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Why Does Milk Go So Well with Cookies?

Before odd pairings like ice cream and fries were a trend, the classic milk and cookies were all the rage. But did you ever wonder why milk paired so well with cookies and other sweets?

There is a scientific explanation as to why milk pairs well with cookies. This is because milk has the sixth basic taste called “oleogustus,” or in simpler terms, fat taste. This property basically changes the overall flavor profile of sweets.

The Science Behind the Theory

Even as children, we knew that milk and cookies went well together. Milk helps ease the cookie’s sweetness by coating our tongues and acting as a palate cleanser. Every time you take a sip, the milk clears the way for your next bite. According to scientific research, the fat in the milk is the reason why it works so well with sweet food. Fat taste is considered the sixth basic taste that enhances the appeal of desserts contributing to their sensory profiles. Fat taste is also known as oleogustus.

In addition, dunking warm cookies into a warm cup of milk improves the flavor since the aroma of a freshly-baked cookie reaches your olfactory nerves faster. This is because warm and wet aromas travel faster. (Source: Bon Appetit)

Are Cookies Milk’s Only Soulmate?

Pastry chef Elisabeth Pruitt and her husband, master baker Chad Roberston claim that peanut butter and jelly is the most ideal pairing for milk. They love the combo so much they created their own bread and sweet jelly recipe specifically paired with a tall frosty glass of milk. They serve this at their bakery in San Francisco called the Tartine Bakery.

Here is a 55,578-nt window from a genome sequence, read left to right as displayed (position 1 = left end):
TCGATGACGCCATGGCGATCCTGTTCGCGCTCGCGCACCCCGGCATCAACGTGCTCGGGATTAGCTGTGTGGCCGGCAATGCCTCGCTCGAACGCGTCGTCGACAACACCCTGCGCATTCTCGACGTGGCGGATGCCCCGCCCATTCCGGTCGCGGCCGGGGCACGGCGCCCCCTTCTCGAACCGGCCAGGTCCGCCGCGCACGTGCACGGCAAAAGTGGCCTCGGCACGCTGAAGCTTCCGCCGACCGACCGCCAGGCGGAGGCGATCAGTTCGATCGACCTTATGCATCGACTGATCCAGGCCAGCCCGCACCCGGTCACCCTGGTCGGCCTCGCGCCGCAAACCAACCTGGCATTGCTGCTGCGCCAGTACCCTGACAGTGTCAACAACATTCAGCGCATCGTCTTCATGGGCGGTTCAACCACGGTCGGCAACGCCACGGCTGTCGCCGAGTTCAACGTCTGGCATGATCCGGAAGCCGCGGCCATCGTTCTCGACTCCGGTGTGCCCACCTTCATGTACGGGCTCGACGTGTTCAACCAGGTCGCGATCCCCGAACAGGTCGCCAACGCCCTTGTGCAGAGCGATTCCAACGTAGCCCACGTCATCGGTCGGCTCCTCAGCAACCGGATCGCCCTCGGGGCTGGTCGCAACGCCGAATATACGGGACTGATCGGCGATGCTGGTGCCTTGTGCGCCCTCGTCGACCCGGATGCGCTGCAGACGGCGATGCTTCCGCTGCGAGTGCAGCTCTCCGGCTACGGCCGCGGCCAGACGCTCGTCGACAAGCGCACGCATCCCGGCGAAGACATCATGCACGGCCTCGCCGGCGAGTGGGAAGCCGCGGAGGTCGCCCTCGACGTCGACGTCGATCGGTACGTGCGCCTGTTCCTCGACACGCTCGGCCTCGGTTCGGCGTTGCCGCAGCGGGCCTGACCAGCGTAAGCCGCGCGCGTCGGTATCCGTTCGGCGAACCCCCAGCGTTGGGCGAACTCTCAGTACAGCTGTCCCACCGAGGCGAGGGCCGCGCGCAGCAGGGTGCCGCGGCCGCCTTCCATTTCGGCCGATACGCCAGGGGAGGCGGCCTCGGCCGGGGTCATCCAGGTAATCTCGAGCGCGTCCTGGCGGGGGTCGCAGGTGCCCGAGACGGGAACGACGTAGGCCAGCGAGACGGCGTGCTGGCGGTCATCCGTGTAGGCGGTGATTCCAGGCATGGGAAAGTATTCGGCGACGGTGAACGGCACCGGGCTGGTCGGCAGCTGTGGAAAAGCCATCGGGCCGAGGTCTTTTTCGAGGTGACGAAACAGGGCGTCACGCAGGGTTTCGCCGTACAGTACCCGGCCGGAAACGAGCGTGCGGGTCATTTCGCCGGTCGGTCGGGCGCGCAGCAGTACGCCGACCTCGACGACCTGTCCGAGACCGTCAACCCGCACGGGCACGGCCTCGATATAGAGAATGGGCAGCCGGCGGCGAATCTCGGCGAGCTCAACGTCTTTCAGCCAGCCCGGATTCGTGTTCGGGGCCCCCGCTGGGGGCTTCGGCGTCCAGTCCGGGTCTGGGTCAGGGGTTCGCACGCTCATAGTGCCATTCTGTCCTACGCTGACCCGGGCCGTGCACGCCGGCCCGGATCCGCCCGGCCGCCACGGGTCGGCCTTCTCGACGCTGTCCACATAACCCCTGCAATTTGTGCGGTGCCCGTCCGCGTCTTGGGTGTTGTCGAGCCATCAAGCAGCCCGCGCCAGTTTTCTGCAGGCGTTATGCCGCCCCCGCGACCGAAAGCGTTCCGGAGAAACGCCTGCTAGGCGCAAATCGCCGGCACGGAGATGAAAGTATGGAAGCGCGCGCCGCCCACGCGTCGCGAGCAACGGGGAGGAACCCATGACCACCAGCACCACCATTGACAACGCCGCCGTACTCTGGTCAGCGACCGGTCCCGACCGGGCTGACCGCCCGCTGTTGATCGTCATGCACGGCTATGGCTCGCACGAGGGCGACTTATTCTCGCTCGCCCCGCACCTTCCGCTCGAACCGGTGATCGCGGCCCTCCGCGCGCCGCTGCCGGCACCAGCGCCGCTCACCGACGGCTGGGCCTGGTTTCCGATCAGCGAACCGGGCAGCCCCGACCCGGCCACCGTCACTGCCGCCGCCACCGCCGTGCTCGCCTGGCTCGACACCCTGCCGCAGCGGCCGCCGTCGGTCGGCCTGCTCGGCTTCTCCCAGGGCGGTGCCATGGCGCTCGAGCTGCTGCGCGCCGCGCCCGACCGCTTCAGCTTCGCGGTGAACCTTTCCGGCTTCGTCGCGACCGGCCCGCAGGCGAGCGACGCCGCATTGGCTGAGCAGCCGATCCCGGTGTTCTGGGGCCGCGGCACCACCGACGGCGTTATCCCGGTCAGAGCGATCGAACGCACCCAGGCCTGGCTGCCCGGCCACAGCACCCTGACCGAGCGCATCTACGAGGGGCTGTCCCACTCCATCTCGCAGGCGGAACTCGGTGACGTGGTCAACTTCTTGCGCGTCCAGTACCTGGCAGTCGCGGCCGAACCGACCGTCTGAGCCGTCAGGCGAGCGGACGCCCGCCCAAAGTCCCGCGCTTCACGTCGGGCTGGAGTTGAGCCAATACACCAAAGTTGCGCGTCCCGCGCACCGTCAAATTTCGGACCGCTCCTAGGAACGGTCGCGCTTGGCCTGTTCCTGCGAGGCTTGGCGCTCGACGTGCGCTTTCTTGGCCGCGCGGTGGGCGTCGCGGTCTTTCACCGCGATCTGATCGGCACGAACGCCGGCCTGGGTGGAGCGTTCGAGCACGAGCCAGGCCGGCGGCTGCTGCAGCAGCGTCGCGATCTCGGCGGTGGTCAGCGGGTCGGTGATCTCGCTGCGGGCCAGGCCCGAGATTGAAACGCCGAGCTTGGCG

There are other tried-and-true combos, of course. Milk complements the cocoa and cream cheese in brownies. It is a natural fit with anything bittersweet like chocolate truffles, cocoa souffles, or chocolate and walnut fudge. But you can also come up with your own spin on the perfect sweet something to serve milk with.

Chad Robertson, Tartine Bakery

IBM developed a cognitive cooking technology called Chef Watson. It uses flavor algorithms to create unique food combinations based on the recipes uploaded on its database. Chef Watson will suggest food that goes great together and provide a well-balanced meal. All the user needed to do was enter ingredients that they wanted to use and identify the kind of course and style they were making. An output will then be provided using the data the program had.

Other milk-friendly foods to challenge Watson with include cinnamon, berries, mocha, pecans, and apples. You can even enter ingredients that traditionally show up in savory dishes, like corn. As long as you choose “dessert” as the course, you’ll get suggestions for sweet treats, such as shortcakes, crostata, and donuts. Or try typing in “breakfast” and you’ll get suggestions for a corn-and-blueberry compote to spoon over your pancakes and a fruit salad with dried cranberries, Granny Smith apples, and (you guessed it) corn to serve alongside your French toast. Working with Watson is like being in a brilliant brainstorming session—inspirational, exciting, and totally scalable.

Got Milk?

At the end of 2021, IBM discontinued Chef Watson.

(Source: Bon Appetit)

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